Moreno-Mateos D.,University of California at Berkeley |
Moreno-Mateos D.,Stanford University |
Power M.E.,University of California at Berkeley |
Comin F.A.,CSIC - Pyrenean Institute of Ecology |
Yockteng R.,CNRS Systematics, Biodiversity and Evolution Institute
PLoS Biology | Year: 2012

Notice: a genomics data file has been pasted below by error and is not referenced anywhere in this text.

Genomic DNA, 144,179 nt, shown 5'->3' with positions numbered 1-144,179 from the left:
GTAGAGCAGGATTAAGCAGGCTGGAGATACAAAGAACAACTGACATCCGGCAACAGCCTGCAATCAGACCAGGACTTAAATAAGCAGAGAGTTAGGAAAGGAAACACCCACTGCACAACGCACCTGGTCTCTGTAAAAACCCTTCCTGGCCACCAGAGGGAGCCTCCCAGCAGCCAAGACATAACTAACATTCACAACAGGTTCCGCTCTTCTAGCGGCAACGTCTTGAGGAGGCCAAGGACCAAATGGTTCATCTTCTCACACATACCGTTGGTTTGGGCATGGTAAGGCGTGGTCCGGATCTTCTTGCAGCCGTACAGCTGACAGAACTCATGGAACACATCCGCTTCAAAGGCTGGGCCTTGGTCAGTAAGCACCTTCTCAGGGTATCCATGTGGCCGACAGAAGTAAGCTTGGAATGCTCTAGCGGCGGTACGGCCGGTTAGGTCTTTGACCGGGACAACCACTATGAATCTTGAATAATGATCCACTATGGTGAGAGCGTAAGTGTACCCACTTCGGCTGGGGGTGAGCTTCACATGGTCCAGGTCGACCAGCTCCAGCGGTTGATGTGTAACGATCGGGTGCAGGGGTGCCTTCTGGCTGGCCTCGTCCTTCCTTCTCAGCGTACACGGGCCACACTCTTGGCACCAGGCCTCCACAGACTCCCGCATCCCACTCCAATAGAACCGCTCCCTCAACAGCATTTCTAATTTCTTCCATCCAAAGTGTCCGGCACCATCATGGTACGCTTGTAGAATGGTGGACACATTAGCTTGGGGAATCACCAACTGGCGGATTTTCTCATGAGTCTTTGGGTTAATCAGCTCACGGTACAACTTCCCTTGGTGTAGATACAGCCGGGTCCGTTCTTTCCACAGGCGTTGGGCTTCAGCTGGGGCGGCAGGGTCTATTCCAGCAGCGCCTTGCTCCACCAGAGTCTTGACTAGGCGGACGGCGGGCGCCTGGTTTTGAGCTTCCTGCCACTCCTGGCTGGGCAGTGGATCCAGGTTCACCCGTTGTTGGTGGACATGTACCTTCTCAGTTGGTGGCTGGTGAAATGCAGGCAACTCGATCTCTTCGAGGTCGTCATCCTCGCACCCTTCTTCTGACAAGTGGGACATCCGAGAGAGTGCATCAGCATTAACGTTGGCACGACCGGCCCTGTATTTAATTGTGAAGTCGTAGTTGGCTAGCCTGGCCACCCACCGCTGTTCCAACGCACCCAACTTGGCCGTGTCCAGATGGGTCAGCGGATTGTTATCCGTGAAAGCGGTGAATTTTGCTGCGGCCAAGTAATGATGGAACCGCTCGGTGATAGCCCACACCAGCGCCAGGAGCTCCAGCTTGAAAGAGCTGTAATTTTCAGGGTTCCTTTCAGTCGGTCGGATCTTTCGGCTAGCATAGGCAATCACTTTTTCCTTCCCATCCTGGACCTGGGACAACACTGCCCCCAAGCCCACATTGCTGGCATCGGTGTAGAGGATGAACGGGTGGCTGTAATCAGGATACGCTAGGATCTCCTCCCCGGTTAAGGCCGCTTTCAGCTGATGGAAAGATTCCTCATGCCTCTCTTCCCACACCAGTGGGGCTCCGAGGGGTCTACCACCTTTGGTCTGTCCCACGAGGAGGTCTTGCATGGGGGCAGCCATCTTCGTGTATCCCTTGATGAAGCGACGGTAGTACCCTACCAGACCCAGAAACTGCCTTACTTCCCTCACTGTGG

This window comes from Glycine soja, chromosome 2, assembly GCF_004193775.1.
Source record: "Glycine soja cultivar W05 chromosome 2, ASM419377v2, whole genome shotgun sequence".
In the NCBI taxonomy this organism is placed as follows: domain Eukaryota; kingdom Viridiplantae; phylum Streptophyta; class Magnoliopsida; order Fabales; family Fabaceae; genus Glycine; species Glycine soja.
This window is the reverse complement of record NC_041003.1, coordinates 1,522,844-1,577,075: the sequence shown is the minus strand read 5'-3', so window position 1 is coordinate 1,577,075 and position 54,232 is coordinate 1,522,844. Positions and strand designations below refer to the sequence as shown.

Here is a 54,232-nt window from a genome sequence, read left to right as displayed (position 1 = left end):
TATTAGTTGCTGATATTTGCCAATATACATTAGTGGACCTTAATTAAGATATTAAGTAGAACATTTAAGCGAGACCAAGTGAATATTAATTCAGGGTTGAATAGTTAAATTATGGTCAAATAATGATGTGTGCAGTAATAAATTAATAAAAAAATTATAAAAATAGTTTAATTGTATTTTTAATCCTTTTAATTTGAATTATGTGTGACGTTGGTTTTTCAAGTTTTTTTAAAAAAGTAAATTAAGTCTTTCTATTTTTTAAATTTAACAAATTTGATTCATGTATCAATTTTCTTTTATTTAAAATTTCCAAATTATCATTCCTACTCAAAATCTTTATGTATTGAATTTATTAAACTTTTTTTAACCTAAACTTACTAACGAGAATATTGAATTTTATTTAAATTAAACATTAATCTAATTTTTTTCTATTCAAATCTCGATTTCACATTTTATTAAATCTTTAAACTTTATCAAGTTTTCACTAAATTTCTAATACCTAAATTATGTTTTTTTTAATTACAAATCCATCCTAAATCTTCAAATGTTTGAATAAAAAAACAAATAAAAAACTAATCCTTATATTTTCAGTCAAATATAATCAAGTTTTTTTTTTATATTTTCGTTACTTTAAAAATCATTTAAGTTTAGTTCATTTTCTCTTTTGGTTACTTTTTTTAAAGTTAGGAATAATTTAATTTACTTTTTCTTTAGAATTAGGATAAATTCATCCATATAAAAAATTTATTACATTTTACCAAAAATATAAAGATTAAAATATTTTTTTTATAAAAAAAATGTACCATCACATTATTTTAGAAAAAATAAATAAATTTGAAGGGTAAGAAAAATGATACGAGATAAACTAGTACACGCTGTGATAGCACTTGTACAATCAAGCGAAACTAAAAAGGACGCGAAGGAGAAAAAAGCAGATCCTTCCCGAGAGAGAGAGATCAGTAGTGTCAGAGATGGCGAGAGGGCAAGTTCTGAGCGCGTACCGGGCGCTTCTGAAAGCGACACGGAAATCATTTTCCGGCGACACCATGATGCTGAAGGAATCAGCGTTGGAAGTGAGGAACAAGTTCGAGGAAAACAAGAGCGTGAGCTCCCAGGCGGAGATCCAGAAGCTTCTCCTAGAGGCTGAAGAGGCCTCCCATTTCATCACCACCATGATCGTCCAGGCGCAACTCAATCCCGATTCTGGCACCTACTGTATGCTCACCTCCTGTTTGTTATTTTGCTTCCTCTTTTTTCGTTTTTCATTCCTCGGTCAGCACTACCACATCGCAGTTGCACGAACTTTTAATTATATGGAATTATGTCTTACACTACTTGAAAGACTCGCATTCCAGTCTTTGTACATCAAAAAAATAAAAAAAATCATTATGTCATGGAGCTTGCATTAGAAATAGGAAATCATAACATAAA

Wetlands are among the most productive and economically valuable ecosystems in the world. However, because of human activities, over half of the wetland ecosystems existing in North America, Europe, Australia, and China in the early 20th century have been lost. Ecological restoration to recover critical ecosystem services has been widely attempted, but the degree of actual recovery of ecosystem functioning and structure from these efforts remains uncertain. Our results from a meta-analysis of 621 wetland sites from throughout the world show that even a century after restoration efforts, biological structure (driven mostly by plant assemblages), and biogeochemical functioning (driven primarily by the storage of carbon in wetland soils), remained on average 26% and 23% lower, respectively, than in reference sites. Either recovery has been very slow, or postdisturbance systems have moved towards alternative states that differ from reference conditions. We also found significant effects of environmental settings on the rate and degree of recovery. Large wetland areas (>100 ha) and wetlands restored in warm (temperate and tropical) climates recovered more rapidly than smaller wetlands and wetlands restored in cold climates. Also, wetlands experiencing more (riverine and tidal) hydrologic exchange recovered more rapidly than depressional wetlands. Restoration performance is limited: current restoration practice fails to recover original levels of wetland ecosystem functions, even after many decades. If restoration as currently practiced is used to justify further degradation, global loss of wetland ecosystem function and structure will spread. © 2012 Moreno Mateos et al.